Preparing for the TSA: How to tackle the test

Preparing for the TSA is a big task, especially because of the number of skills you have to practise. The Thinking Skills Assessment - the TSA - is an aptitude test for admission to certain courses at certain universities in the UK. The assessment tests a range of skills, such as problem-solving skills and how to interpret data.

Author: Zayra Morales

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Preparing for the TSA is a large task, namely because of the number of skills you have to practice.

The Thinking Skills Assessment – the TSA – is an aptitude-based test for admission to certain courses at certain universities in the UK.

The assessment tests a range of skills including your problem-solving abilities and how you interpret data. Both quantitative and qualitative skills are required within the assessment, and it is the basis of applying to courses such as Economics which demands similar abilities.

As with the overarching aim of the Oxbridge admissions process, this test is about how you think and how you logically reason in order to draw conclusions based on the information and data available.

It is not, per se, about testing your intrinsic knowledge of a particular subject (which is what A-levels partly do). It is much more about the methods of reaching a solution. Preparing for the TSA can be daunting, so this article should be your first step towards getting well-positioned for the exam.

Understanding the TSA

One of the best ways of preparing for the TSA is by understanding what it tests, the format and the timings. 

The TSA consists of two sections:

 

Section 1: consists of 50 multiple-choice questions and assesses problem-solving skills, critical thinking skills, and the ability to reason using everyday language. The time allowed for this section is 90 minutes.

 

Section 2: is a writing task, that evaluates an applicants ability to organise ideas and communicate them effectively in writing. Applicants answer one question from a choice of four and the time allowed for this section is 30 minutes.

tsa-test-structure

Ever wondered why Oxbridge use the TSA test? Like many universities, these admission tests and interviews are here to assess whether you have the academic skills required to study at the university.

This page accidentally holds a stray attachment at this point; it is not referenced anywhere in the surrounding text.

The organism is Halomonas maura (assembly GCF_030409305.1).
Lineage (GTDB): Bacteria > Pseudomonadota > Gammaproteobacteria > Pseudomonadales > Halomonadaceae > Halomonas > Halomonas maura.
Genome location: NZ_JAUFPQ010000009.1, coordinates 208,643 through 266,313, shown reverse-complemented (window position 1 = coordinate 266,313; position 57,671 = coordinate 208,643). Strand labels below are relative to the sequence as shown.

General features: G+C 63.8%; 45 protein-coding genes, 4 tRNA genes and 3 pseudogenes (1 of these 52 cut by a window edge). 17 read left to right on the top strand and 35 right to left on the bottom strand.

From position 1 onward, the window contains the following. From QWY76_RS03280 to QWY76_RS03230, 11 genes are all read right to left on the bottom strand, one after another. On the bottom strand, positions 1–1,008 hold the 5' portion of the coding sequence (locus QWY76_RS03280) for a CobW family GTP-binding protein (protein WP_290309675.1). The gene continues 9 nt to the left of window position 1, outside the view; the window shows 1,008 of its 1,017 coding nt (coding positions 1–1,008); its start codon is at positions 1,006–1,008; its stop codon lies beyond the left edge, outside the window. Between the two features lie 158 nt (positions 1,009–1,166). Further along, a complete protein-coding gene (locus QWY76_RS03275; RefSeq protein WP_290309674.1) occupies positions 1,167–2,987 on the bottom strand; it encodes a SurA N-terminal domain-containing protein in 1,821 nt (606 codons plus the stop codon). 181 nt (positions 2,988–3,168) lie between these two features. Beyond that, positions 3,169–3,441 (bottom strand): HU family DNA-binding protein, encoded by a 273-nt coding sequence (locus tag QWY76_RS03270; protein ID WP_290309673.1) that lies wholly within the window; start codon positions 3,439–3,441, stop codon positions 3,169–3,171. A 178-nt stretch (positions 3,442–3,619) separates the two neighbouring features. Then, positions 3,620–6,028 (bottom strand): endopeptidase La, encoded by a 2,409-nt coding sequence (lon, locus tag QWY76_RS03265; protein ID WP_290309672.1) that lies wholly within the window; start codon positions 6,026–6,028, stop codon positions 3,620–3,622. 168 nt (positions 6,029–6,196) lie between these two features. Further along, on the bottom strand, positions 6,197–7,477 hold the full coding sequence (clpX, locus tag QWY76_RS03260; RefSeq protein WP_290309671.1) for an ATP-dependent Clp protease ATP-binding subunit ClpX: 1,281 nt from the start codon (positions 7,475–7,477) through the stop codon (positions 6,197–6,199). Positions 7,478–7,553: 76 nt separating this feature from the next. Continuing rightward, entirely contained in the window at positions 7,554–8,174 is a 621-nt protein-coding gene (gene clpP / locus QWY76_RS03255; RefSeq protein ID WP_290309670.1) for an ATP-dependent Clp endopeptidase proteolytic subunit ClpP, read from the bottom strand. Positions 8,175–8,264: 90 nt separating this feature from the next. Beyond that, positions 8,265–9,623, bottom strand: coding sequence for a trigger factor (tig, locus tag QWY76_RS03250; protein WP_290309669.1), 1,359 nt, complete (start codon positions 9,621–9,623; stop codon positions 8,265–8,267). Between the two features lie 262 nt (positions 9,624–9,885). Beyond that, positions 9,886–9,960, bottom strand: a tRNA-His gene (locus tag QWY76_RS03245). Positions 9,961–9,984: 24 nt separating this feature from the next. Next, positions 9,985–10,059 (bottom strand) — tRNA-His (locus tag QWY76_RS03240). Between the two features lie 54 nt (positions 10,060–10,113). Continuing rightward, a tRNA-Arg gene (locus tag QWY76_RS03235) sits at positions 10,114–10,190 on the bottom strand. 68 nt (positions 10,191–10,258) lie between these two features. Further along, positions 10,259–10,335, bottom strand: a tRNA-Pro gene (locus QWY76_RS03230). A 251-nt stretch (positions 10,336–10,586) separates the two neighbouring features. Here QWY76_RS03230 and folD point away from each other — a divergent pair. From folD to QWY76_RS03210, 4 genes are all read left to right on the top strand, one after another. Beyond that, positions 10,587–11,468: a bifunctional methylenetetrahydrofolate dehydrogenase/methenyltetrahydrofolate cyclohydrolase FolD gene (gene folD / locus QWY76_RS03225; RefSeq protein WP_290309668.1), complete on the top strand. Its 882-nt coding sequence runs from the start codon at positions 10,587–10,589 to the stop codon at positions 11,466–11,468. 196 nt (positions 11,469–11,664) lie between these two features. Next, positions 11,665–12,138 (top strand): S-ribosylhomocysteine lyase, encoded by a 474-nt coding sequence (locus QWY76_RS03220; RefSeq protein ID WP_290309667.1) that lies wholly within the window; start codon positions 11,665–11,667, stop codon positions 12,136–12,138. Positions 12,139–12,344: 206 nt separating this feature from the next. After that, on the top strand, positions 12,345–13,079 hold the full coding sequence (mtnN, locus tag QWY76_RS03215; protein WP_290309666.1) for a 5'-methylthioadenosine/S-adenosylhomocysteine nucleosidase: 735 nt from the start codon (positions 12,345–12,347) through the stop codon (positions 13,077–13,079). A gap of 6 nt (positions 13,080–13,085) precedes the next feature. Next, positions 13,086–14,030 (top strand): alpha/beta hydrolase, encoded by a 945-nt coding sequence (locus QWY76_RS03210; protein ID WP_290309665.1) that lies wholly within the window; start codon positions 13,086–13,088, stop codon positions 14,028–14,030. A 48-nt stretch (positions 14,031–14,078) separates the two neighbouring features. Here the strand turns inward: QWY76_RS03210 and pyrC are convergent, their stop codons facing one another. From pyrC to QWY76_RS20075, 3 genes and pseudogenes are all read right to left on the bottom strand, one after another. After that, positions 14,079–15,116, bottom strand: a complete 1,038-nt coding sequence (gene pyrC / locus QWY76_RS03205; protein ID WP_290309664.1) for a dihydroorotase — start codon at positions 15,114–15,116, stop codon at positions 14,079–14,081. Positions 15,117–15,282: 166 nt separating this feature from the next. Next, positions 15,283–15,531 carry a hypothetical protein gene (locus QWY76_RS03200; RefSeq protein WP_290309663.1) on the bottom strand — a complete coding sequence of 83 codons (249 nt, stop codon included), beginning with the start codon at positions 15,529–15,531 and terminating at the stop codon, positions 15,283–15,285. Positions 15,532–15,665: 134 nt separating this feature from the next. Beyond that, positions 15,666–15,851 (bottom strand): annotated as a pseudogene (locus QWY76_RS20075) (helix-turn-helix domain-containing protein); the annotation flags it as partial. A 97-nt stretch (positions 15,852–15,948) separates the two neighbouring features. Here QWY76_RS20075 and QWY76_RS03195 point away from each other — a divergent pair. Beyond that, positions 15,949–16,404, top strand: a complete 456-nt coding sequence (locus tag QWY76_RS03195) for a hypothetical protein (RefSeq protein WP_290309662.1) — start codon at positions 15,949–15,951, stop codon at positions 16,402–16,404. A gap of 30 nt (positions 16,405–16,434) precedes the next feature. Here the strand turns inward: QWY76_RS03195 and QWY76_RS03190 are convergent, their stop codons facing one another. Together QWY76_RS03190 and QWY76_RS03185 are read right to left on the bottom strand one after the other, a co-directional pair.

The test is used because applicants tend to be very closely matched on paper, with the majority of applicants receiving all A – A* grades and top marks at GCSEs. Applicants are also likely to have great Personal Statements and excellent references so it is difficult to differentiate between candidates. 

The Thinking Skills:

The Thinking Skills are what universities consider to be the generic academic skills needed to successfully study an undergraduate or postgraduate course there. These include:

  • Problem-solving – the ability to create a solution to a numerical, spatial or logical problem
  • Critical thinking – the ability to evaluate and understand an argument

It’s easy to see how these skills are essential to study a range of degree subjects such as Psychology, History and Economics and Geography. Therefore, the TSA is a chance for universities to assess how you tackle problems and how suitable you are for studying for the degree. It’s also a chance for you to showcase to the admissions tutors that you can think quickly, critically and logically!

How do I practise for the TSA?

As with many of the aptitude tests, the TSA preparation requires students to spend much of their preparation time working through practice tests and exercises. Remember, the tests are designed to examine the way you think rather than covering a specific body of knowledge.

We have TSA guides for each of the sections to help you develop your understanding of the test:

It is advisable to spend time working through past paper material. Familiarise yourself with the kinds of questions they ask in the TSA and then each day work up towards answering more and more questions. The key is to train your brain to think in the way the test requires.

Make sure you get into the routine of practising TSA questions in the weeks and months running up to the exam. This is preferable to suddenly realising a week before the exam that you should probably start and try to cram it all in. Preparing for the TSA should be a process over time.

Make sure that you complete full timed exams in preparation. Part of the challenge of the TSA exam is the time constraints. It is important to be able to familiarise yourself with the expectations of the exam – the format and how long you will have to work through the questions – before the day. 

 

On the lead up to your TSA exam, be disciplined and follow these steps to perform to your fullest potential:

We wish you the best of luck and are here to support you with your preparation to help you achieve a high TSA score!

Looking to boost your TSA score?

The UniAdmissions TSA Programme will rapidly boost your score and triple your chances of succeeding in your application.

 

Our expert tutors will guide you through past papers in mock exam scenarios so that you are well-prepared by the time your exam comes around. UniAdmissions helps students refine and hone their abilities so that they’re exam-ready on test day for all aspects of the TSA.

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